jQuery tip: all ready?

I came across this post about a common jQuery mistake by Michael Tran, and found it interesting. Yes, you need to load your jQuery library before you load your jQuery-specific-scripts or they would not work.

But here’s a mistake I commit often, of treating the event binding declarations as function declarations. Often I write code like this:

<script>
  $("#button").click( function() {
    alert("clicked!");
  });
</script>

And then wonder why nothing happens when I click on <input type="button" id="button" value="Click me!">. Well, that is because the $("#button").click(…); code never gets executed!

Executed? Exactly. As I said it’s not a function. The function is already defined as function() {…}, right? We need to execute the jQuery event binding. When? As soon as the document is ready. How? Nine ways to skin the cat, three (as far as I know) to tackle this problem.

  1. In the body tag
    Simply put,

     <script>
      function loadingRoutine() {
        $("#button").click( function() {
          alert("clicked!");
        });
      }
    </script>
    <body onLoad="loadingRoutine();"> 

    But this means contaminating your markup with behavioral code. I, never!

  2. Using a jQuery event
    The onLoad event has a different name in jQuery: $(document).ready();. You use it thus:

     <script>
      $(document).ready( function() {
        $("#button").click( function() {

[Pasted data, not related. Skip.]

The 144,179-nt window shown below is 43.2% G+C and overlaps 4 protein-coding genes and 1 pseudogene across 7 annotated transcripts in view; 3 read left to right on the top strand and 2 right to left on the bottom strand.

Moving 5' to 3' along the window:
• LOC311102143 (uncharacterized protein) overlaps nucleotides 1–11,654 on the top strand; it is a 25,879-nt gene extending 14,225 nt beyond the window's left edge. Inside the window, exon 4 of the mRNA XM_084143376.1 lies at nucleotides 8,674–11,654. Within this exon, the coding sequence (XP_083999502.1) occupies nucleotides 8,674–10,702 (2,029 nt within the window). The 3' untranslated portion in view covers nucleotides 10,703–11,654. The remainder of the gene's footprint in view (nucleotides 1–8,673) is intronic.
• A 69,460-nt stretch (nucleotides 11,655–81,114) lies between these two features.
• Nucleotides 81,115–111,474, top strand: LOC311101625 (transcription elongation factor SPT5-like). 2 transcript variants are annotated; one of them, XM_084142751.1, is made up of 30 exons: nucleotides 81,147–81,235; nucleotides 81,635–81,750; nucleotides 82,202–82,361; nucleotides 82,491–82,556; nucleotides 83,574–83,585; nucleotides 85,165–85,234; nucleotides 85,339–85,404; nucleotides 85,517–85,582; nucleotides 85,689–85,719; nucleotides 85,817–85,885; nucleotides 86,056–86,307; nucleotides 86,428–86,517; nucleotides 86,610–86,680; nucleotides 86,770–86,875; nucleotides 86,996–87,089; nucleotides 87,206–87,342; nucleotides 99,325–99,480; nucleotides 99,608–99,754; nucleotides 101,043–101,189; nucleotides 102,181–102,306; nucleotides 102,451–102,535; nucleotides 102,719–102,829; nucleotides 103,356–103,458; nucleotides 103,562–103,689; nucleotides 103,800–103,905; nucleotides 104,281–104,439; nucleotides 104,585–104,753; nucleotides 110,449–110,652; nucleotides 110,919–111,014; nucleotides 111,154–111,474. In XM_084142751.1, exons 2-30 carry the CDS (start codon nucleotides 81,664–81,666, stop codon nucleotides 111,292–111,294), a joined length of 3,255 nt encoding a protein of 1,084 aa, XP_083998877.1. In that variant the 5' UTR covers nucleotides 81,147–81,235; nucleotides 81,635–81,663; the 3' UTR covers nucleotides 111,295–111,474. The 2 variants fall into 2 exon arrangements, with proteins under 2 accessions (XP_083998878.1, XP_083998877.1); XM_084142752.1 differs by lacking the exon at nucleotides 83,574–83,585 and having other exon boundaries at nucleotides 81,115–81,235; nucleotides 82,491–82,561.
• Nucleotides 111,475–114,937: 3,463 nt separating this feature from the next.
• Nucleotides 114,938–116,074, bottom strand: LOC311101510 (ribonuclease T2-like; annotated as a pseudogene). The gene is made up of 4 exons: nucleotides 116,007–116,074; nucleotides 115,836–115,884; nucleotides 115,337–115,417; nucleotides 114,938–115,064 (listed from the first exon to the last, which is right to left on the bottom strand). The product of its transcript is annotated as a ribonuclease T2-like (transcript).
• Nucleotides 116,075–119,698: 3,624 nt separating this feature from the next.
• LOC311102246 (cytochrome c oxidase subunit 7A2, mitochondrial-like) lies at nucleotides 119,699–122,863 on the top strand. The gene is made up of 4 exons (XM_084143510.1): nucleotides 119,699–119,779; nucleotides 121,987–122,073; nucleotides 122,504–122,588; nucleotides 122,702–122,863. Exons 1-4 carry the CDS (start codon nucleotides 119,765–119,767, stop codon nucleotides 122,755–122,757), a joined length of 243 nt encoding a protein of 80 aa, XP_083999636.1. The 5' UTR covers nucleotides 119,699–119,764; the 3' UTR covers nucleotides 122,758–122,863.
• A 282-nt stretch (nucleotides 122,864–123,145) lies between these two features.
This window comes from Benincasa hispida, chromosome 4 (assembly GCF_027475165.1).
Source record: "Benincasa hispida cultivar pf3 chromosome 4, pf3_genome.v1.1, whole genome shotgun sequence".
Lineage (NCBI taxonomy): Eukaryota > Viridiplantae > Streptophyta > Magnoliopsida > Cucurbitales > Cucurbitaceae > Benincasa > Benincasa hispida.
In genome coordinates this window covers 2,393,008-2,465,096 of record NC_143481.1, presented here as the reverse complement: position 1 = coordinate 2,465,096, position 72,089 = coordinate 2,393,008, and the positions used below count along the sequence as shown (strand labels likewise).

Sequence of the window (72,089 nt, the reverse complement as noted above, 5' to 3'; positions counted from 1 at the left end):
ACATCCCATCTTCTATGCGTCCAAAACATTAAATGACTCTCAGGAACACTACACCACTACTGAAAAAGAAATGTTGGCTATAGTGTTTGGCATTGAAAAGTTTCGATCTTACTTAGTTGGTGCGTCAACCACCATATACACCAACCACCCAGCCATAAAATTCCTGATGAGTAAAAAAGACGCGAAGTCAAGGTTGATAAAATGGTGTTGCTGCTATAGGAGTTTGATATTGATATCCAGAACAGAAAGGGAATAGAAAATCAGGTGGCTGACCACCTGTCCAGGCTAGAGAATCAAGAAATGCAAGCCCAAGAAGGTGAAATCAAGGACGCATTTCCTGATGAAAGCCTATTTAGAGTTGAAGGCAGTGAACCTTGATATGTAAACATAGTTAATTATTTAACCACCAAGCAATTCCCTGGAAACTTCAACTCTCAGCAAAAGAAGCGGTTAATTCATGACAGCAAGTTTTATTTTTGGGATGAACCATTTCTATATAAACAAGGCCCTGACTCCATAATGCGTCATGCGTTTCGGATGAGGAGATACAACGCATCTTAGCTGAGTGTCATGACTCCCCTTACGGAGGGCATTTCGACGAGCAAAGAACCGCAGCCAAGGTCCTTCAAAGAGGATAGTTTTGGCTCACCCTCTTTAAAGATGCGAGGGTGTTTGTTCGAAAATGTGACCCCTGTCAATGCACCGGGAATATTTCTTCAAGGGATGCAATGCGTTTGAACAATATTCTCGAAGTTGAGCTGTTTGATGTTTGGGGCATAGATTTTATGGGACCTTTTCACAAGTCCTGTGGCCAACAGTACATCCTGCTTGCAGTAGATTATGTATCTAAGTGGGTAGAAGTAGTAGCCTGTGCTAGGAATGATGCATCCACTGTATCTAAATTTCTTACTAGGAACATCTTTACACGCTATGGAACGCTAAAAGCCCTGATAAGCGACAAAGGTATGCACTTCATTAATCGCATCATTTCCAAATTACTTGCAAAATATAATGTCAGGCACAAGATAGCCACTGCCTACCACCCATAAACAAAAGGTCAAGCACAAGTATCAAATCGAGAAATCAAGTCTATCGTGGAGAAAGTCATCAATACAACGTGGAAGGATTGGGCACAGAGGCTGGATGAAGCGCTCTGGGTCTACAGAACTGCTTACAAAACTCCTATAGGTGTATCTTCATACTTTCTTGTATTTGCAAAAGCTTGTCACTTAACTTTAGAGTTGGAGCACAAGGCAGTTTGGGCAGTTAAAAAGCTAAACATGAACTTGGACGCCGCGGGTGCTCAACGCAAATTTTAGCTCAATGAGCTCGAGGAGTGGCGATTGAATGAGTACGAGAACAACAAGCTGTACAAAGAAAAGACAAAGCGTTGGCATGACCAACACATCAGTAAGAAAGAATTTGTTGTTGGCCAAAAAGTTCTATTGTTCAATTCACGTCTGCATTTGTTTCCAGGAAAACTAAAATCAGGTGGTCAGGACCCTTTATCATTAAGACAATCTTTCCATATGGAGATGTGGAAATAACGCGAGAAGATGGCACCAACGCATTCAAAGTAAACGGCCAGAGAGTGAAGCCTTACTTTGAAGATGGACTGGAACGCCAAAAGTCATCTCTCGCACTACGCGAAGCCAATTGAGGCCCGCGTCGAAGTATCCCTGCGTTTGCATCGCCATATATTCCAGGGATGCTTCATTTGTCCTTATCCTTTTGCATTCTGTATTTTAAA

alert("clicked!");
        });
      });
    </script> 

    This way you don’t have to put any javascript in your body tag.

    You can also use jQuery(document).ready(…); instead, but $(… is shorter and faster, innit?

    What really happens here is that the moment the HTML document is ready the $(document).ready(); event is triggered, much like the body’s onLoad event, and it binds all your jQuery behaviours to the events as you wanted.

  3. jQuery shortcut
    It’s the same $(document).ready(); event, but this time it’s way shorter, cuter and faster. It is $(…);. The usage:

     <script>
      $( function() {
        $("#button").click( function() {
          alert("clicked!");
        });
      });
    </script> 

There’s another way to call the $(document).ready(…); event: $().ready();, but the jQuery documentation advises against it. And who needs $().ready(); when you have $();?

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